The chilling and little-known story of Adolf Hitler's eight-year march to the pinnacle of German politics. On the night of January 30, 1933, Adolf Hitler leaned out of a spotlit window of the Reich chancellery in Berlin, bursting with joy. The moment seemed unbelievable, even to Hitler. After an improbable political journey that came close to faltering on many occasions, his march to power had finally succeeded.
While the path of Hitler's rise has been told in books covering larger portions of his life, no previous work has focused solely on his eight-year climb to rule: 1925-1933. Renowned author Peter Ross Range brings this period back to startling life with a narrative history that describes brushes with power, quests for revenge, nonstop electioneering, American-style campaign tactics, and-for Hitler-moments of gloating triumph followed by abject humiliation.
Indeed, this is the tale of a high-school dropout's climb from the infamy of a failed coup to the highest office in Europe's largest country. It is a saga of personal growth and lavish living, a melodrama rife with love affairs and even suicide attempts. But it is also the definitive account of Hitler's unrelenting struggle for control over his raucous movement, as he fought off challenges, built and bullied coalitions, quelled internecine feuds and neutralized his enemies-all culminating in the creation of the Third Reich and the western world's descent into darkness. One of the most dramatic and important stories in world history, Hitler's ascent spans Germany's wobbly recovery from World War I through years of growing prosperity and, finally, into crippling depression.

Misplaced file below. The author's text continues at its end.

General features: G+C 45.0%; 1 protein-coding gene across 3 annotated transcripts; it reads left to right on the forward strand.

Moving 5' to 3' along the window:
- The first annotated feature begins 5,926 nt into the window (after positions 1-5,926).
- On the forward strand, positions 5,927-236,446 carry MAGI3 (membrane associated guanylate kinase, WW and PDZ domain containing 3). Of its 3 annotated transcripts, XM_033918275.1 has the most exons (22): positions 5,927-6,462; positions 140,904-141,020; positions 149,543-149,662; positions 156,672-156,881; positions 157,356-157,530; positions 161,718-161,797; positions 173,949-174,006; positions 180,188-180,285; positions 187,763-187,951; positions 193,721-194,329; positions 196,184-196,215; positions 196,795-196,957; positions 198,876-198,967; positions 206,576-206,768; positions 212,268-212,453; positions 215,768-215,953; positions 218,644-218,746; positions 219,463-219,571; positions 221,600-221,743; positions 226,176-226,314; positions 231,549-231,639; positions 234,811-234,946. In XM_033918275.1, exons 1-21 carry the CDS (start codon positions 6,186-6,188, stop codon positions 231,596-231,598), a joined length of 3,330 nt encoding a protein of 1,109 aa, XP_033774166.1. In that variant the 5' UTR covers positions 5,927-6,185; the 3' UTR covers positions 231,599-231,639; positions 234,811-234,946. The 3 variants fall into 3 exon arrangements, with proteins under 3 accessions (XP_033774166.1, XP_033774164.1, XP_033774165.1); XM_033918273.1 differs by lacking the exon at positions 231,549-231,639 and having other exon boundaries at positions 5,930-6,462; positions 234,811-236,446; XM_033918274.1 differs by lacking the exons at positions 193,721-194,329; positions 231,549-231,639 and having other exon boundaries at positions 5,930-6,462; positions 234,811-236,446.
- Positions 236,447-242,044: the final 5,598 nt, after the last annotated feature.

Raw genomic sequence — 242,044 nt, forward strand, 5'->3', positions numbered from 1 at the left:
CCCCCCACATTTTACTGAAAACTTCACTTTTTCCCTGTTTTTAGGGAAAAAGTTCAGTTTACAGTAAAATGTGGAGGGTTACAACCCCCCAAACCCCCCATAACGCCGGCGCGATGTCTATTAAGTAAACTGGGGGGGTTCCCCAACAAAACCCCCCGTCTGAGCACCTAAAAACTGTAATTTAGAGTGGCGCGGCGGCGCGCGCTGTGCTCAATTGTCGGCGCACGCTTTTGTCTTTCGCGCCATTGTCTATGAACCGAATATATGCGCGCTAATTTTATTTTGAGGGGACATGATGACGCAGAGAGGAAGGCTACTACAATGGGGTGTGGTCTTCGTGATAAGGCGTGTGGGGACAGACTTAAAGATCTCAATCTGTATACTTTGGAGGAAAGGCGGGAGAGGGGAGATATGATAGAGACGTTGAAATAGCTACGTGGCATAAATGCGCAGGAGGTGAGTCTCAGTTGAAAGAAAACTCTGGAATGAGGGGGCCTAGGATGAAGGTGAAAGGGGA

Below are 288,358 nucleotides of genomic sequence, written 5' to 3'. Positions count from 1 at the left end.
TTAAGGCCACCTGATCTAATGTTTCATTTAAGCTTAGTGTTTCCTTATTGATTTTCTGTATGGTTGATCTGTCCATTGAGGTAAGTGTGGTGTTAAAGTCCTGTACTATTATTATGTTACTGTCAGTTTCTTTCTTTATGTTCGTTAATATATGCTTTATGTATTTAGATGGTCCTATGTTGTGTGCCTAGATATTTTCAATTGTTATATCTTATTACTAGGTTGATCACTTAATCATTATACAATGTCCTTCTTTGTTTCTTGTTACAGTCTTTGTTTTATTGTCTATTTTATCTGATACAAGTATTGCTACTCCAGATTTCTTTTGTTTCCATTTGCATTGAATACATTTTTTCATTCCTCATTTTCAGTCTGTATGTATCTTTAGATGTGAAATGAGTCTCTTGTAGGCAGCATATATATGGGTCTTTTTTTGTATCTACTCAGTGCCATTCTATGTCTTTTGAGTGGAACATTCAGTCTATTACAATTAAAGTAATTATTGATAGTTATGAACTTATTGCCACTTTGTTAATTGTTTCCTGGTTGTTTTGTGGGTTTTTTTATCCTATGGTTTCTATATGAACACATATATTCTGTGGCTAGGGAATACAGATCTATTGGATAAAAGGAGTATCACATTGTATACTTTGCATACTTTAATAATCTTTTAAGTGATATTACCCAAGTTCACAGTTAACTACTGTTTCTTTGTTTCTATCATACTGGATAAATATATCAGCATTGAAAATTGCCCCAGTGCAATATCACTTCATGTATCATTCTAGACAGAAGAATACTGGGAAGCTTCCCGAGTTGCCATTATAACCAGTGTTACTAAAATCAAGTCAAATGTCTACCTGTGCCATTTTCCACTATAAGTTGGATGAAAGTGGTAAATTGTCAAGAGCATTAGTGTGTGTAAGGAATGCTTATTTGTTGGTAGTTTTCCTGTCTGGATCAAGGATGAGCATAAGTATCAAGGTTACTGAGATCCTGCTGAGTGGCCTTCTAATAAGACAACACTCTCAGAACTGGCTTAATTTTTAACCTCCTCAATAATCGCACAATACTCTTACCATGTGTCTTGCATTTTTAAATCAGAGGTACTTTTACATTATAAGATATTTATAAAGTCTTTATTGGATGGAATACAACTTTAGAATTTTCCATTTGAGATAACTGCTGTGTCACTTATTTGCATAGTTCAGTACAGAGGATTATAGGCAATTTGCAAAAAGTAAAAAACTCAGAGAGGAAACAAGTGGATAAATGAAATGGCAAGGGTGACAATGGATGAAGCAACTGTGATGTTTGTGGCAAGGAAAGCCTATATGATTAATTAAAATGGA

About the Author
Peter Ross Range is a world-traveled journalist who has covered war, politics, and international affairs. A specialist in Germany, he has written extensively for Time, the New York Times, National Geographic, the London Sunday Times Magazine, Playboy, and U.S. News & World Report, where he was a White House correspondent. He has also been an Institute of Politics Fellow at Harvard's Kennedy School of Government, a Guest Scholar at the Woodrow Wilson International Center in Washington, and a Distinguished International Visiting Fellow at the University of North Carolina Journalism School. He lives in Washington, DC.
Praise for 1924
"This book could not be more necessary, as Germany prepares to re-publish Mein Kampf for the first time in 70 years. Range gives us a fluent narrative of Hitler's 13 months in prison, where he wrote his political testament. Eminently readable."—Ronald Rosbottom, author of When Paris Went Dark
"A fast-paced tour-de-force that shows how the German republic wrecked itself from within, Peter Ross Range's TheUnfathomable Ascent is a must-read for anyone interested in Adolf Hitler's march to power or the tragic fragility of democracy."—David King, New York Times Bestselling author of The Trial of Adolf Hitler